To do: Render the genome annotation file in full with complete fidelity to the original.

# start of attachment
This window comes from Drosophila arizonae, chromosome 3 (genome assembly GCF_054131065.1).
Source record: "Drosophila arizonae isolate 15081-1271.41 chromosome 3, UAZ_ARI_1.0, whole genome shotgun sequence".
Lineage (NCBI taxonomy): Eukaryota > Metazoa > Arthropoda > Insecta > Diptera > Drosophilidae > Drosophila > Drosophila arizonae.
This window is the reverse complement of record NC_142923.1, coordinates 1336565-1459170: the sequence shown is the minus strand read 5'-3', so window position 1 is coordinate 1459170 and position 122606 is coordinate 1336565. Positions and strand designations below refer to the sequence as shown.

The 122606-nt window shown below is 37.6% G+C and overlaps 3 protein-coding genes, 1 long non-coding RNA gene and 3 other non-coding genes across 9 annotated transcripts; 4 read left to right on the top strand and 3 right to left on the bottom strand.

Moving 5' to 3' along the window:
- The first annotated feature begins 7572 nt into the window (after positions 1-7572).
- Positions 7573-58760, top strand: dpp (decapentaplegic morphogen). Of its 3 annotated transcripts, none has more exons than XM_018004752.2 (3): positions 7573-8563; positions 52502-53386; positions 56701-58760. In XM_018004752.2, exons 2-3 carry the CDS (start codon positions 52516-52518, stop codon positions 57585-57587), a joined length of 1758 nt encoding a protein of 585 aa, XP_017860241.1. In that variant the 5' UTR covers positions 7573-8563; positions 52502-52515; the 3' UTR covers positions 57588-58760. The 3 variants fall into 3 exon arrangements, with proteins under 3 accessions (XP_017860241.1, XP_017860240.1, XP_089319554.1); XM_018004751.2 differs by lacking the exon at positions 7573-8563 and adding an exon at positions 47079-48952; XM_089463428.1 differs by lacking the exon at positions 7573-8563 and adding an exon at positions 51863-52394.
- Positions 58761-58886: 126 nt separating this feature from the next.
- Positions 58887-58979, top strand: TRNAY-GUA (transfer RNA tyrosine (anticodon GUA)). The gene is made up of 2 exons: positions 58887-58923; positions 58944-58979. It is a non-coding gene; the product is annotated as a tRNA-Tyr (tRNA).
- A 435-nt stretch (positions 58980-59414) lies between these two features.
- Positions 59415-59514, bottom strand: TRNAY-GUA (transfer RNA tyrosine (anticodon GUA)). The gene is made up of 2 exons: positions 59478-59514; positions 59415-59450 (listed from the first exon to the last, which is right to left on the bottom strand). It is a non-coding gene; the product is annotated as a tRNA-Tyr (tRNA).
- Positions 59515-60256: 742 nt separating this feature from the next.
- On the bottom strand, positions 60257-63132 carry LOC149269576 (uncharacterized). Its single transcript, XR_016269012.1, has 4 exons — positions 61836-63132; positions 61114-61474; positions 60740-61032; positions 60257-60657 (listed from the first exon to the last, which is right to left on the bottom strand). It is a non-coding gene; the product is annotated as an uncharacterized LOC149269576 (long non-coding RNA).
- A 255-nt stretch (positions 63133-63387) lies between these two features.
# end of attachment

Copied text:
This window comes from Drosophila arizonae, chromosome 3 (genome assembly GCF_054131065.1).
Source record: "Drosophila arizonae isolate 15081-1271.41 chromosome 3, UAZ_ARI_1.0, whole genome shotgun sequence".
Lineage (NCBI taxonomy): Eukaryota > Metazoa > Arthropoda > Insecta > Diptera > Drosophilidae > Drosophila > Drosophila arizonae.
This window is the reverse complement of record NC_142923.1, coordinates 1336565-1459170: the sequence shown is the minus strand read 5'-3', so window position 1 is coordinate 1459170 and position 122606 is coordinate 1336565. Positions and strand designations below refer to the sequence as shown.

The 122606-nt window shown below is 37.6% G+C and overlaps 3 protein-coding genes, 1 long non-coding RNA gene and 3 other non-coding genes across 9 annotated transcripts; 4 read left to right on the top strand and 3 right to left on the bottom strand.

Moving 5' to 3' along the window:
- The first annotated feature begins 7572 nt into the window (after positions 1-7572).
- Positions 7573-58760, top strand: dpp (decapentaplegic morphogen). Of its 3 annotated transcripts, none has more exons than XM_018004752.2 (3): positions 7573-8563; positions 52502-53386; positions 56701-58760. In XM_018004752.2, exons 2-3 carry the CDS (start codon positions 52516-52518, stop codon positions 57585-57587), a joined length of 1758 nt encoding a protein of 585 aa, XP_017860241.1. In that variant the 5' UTR covers positions 7573-8563; positions 52502-52515; the 3' UTR covers positions 57588-58760. The 3 variants fall into 3 exon arrangements, with proteins under 3 accessions (XP_017860241.1, XP_017860240.1, XP_089319554.1); XM_018004751.2 differs by lacking the exon at positions 7573-8563 and adding an exon at positions 47079-48952; XM_089463428.1 differs by lacking the exon at positions 7573-8563 and adding an exon at positions 51863-52394.
- Positions 58761-58886: 126 nt separating this feature from the next.
- Positions 58887-58979, top strand: TRNAY-GUA (transfer RNA tyrosine (anticodon GUA)). The gene is made up of 2 exons: positions 58887-58923; positions 58944-58979. It is a non-coding gene; the product is annotated as a tRNA-Tyr (tRNA).
- A 435-nt stretch (positions 58980-59414) lies between these two features.
- Positions 59415-59514, bottom strand: TRNAY-GUA (transfer RNA tyrosine (anticodon GUA)). The gene is made up of 2 exons: positions 59478-59514; positions 59415-59450 (listed from the first exon to the last, which is right to left on the bottom strand). It is a non-coding gene; the product is annotated as a tRNA-Tyr (tRNA).
- Positions 59515-60256: 742 nt separating this feature from the next.
- On the bottom strand, positions 60257-63132 carry LOC149269576 (uncharacterized). Its single transcript, XR_016269012.1, has 4 exons — positions 61836-63132; positions 61114-61474; positions 60740-61032; positions 60257-60657 (listed from the first exon to the last, which is right to left on the bottom strand). It is a non-coding gene; the product is annotated as an uncharacterized LOC149269576 (long non-coding RNA).
- A 255-nt stretch (positions 63133-63387) lies between these two features.